Despite the high vaccination rates in many European countries and a boost for the travel industry during the summer months, travel activity is not expected to return to pre-pandemic levels until 2024.
Successful vaccine programmes should make it possible to further ease travel restrictions and facilitate travel in 2022. However, a full recovery will take longer, according to the European Travel Commission (ETC)’s latest edition of the European Tourism Trends & Prospects, which monitors the continued impact of the COVID-19 pandemic.
“European tourism recovery seems to be underway but there is still a long road ahead,” Jennifer Iduh from ETC’s Executive Unit stated in the report.
“As travel volumes return, the easing of restrictions for non-EU markets and the recognition of non-EMA recognised COVID-19 vaccines are ways in which tourism recovery could be further accelerated,” she added.
The report found that the creation of the EU Digital Covid-19 Certificate, introduced at the beginning of July to facilitate travel within the European Union, was fundamental to ensuring safe travel across the region and helped to simplify the process of cross-border travel.
As a result, all reporting European destinations enjoyed higher levels of hotel occupancy this summer compared to 2020, based on data for July-September.
But by the end of 2021, which so far was considered a more positive year for the sector, international tourist arrivals to Europe are still forecast to be 60% below 2019.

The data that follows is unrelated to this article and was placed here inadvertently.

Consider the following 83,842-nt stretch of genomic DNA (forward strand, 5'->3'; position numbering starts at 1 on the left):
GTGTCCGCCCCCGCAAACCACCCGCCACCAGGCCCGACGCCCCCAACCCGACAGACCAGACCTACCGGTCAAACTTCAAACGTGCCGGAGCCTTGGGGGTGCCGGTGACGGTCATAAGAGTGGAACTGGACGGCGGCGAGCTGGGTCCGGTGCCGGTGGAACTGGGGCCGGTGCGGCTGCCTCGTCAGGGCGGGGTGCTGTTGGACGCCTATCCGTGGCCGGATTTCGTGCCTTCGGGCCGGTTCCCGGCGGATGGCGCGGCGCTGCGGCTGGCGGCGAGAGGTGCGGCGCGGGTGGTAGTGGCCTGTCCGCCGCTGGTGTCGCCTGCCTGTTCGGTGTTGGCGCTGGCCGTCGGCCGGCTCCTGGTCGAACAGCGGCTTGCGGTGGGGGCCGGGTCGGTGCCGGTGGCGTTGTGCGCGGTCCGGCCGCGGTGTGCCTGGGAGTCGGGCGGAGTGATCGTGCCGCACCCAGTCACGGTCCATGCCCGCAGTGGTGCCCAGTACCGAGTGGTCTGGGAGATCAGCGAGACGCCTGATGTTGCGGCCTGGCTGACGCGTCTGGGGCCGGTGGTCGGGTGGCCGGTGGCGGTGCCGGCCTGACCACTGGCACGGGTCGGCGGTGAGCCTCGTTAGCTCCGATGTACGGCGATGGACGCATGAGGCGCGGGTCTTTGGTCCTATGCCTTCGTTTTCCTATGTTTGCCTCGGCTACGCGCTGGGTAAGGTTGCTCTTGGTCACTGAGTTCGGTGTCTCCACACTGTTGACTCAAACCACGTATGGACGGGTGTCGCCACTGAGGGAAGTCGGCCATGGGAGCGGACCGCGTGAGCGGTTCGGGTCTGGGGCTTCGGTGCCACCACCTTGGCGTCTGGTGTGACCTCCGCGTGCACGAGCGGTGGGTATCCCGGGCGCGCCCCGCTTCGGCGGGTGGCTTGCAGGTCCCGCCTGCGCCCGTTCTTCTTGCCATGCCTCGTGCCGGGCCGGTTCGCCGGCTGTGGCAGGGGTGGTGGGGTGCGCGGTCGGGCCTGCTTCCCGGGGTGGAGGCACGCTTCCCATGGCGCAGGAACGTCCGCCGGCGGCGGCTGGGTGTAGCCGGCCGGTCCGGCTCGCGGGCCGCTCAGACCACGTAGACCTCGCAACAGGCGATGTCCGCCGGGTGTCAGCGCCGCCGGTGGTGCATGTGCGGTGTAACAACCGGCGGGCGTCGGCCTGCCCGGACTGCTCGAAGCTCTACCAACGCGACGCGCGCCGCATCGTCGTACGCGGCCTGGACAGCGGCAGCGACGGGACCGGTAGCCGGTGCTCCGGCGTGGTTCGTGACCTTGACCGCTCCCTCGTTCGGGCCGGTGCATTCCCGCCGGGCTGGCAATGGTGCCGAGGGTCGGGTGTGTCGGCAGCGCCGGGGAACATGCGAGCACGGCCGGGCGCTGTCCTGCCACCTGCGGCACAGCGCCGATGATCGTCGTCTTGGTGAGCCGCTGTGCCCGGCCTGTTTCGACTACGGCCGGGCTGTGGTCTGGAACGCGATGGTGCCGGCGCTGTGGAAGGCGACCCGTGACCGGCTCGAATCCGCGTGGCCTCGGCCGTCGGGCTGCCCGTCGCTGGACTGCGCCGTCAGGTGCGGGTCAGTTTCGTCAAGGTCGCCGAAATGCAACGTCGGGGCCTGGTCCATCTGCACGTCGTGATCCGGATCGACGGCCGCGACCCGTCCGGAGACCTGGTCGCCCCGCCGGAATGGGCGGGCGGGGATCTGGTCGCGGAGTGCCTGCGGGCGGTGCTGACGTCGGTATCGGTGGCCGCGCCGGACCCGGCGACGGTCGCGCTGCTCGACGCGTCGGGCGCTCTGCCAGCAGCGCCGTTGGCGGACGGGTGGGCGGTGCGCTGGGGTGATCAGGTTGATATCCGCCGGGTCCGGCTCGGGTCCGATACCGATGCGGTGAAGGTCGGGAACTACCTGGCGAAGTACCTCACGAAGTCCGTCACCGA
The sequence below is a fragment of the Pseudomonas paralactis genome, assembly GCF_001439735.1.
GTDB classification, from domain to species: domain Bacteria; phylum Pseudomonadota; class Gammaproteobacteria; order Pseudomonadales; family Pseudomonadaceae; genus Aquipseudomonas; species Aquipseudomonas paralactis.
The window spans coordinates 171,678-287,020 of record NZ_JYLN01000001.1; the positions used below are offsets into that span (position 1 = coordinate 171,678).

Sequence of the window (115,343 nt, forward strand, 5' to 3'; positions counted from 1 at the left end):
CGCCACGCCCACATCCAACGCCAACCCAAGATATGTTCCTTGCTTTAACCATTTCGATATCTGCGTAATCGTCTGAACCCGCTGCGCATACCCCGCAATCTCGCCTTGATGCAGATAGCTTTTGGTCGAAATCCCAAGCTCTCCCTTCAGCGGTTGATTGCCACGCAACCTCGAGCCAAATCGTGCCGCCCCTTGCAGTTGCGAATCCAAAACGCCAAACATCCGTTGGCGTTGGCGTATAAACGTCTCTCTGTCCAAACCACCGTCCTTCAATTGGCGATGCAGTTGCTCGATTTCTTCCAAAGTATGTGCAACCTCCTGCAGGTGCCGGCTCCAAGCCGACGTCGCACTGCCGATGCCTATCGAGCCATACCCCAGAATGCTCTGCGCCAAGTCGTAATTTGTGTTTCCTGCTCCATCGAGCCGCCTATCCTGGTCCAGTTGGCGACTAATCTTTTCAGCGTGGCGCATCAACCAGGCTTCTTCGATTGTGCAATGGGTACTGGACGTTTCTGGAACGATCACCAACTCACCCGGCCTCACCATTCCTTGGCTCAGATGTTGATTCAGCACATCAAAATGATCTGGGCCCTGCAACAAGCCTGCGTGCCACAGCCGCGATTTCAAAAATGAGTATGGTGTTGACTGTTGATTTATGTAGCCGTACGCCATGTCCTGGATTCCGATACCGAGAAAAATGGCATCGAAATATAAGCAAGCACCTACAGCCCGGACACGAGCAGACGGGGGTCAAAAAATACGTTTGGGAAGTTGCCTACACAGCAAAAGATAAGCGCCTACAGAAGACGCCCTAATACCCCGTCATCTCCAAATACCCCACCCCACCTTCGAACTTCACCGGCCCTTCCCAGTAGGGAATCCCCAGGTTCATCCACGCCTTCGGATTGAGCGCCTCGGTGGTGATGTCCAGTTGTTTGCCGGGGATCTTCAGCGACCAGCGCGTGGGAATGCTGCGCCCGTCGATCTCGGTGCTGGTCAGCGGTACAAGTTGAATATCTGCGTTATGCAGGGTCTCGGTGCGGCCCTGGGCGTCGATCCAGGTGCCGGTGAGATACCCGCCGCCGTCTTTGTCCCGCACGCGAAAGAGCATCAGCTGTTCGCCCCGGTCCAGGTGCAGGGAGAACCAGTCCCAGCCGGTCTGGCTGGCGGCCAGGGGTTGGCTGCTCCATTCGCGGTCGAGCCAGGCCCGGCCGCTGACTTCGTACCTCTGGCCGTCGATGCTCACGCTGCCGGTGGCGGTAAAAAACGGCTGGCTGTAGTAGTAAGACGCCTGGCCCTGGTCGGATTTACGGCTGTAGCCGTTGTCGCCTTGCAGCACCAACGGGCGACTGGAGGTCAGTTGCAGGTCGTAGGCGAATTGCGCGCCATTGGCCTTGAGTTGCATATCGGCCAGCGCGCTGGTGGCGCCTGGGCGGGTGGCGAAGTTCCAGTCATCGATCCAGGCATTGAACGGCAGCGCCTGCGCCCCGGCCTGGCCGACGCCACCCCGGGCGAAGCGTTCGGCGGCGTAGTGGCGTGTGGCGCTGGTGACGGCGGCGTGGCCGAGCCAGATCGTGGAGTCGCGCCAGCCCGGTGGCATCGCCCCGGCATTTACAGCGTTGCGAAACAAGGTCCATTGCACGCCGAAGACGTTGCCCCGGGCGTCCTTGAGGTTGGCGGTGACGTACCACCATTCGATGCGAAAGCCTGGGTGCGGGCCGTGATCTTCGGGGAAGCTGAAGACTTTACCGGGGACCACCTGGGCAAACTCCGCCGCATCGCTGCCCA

Even during the peak summer months, which saw a relative improvement mainly driven by domestic air travel demand, European tourist arrivals were still down 77% relative to 2019.
Meanwhile, overseas travel is expected to take the longest to bounce back “weighing heavily on those destinations strongly reliant on long-haul source markets.”
For example, US arrivals in Europe remain 90% below their 2019 levels for one-third of reporting destinations, despite many countries easing entry restrictions on vaccinated Americans.
Confusing approaches and changing measures
A slight slowdown in domestic travel activity is expected in the coming months, as anxieties related to winter flu seasons and Covid-19 cases rise across Europe due to the rampant Delta variant will lead to more “cautious travel behaviour and a potential tightening of restrictions.”
“As the winter months approach, it is imperative that Europe strives to further restore the freedom of movement by implementing more holistic and coherent approaches for travel within and outside the EU,” Luís Araújo, ETC’s President, said.
The ETC stated that the ever-changing COVID-19 restrictions and policies, renewed outbreaks and the confusion around the colour-coded EU travel system applied differently across European destinations will continue to impact destinations heavily reliant on long-haul travel.